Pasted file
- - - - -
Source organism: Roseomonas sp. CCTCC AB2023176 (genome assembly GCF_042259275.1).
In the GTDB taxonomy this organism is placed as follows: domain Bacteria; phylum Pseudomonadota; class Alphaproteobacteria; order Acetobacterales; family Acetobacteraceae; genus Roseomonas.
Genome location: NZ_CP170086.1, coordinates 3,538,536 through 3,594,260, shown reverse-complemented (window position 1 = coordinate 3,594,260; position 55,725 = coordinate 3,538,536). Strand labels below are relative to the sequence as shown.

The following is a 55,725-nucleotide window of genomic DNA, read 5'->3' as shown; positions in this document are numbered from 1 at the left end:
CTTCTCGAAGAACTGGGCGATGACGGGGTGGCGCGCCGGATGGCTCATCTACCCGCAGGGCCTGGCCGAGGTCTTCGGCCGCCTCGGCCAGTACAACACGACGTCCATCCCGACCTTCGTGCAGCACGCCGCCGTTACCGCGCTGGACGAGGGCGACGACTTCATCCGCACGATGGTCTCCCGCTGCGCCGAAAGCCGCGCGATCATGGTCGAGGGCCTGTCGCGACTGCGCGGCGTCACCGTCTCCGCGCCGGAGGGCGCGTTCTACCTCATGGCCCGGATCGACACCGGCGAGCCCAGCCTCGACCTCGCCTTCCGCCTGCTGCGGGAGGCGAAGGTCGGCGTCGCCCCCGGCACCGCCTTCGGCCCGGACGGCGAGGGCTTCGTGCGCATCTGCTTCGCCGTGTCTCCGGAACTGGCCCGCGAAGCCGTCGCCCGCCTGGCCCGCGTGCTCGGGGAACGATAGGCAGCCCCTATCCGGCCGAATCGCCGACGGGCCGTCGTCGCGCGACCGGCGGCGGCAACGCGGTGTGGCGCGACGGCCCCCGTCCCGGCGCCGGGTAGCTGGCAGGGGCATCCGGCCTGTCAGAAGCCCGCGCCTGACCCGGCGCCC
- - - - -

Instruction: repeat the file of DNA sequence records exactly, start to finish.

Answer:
Source organism: Roseomonas sp. CCTCC AB2023176 (genome assembly GCF_042259275.1).
In the GTDB taxonomy this organism is placed as follows: domain Bacteria; phylum Pseudomonadota; class Alphaproteobacteria; order Acetobacterales; family Acetobacteraceae; genus Roseomonas.
Genome location: NZ_CP170086.1, coordinates 3,538,536 through 3,594,260, shown reverse-complemented (window position 1 = coordinate 3,594,260; position 55,725 = coordinate 3,538,536). Strand labels below are relative to the sequence as shown.

The following is a 55,725-nucleotide window of genomic DNA, read 5'->3' as shown; positions in this document are numbered from 1 at the left end:
CTTCTCGAAGAACTGGGCGATGACGGGGTGGCGCGCCGGATGGCTCATCTACCCGCAGGGCCTGGCCGAGGTCTTCGGCCGCCTCGGCCAGTACAACACGACGTCCATCCCGACCTTCGTGCAGCACGCCGCCGTTACCGCGCTGGACGAGGGCGACGACTTCATCCGCACGATGGTCTCCCGCTGCGCCGAAAGCCGCGCGATCATGGTCGAGGGCCTGTCGCGACTGCGCGGCGTCACCGTCTCCGCGCCGGAGGGCGCGTTCTACCTCATGGCCCGGATCGACACCGGCGAGCCCAGCCTCGACCTCGCCTTCCGCCTGCTGCGGGAGGCGAAGGTCGGCGTCGCCCCCGGCACCGCCTTCGGCCCGGACGGCGAGGGCTTCGTGCGCATCTGCTTCGCCGTGTCTCCGGAACTGGCCCGCGAAGCCGTCGCCCGCCTGGCCCGCGTGCTCGGGGAACGATAGGCAGCCCCTATCCGGCCGAATCGCCGACGGGCCGTCGTCGCGCGACCGGCGGCGGCAACGCGGTGTGGCGCGACGGCCCCCGTCCCGGCGCCGGGTAGCTGGCAGGGGCATCCGGCCTGTCAGAAGCCCGCGCCTGACCCGGCGCCC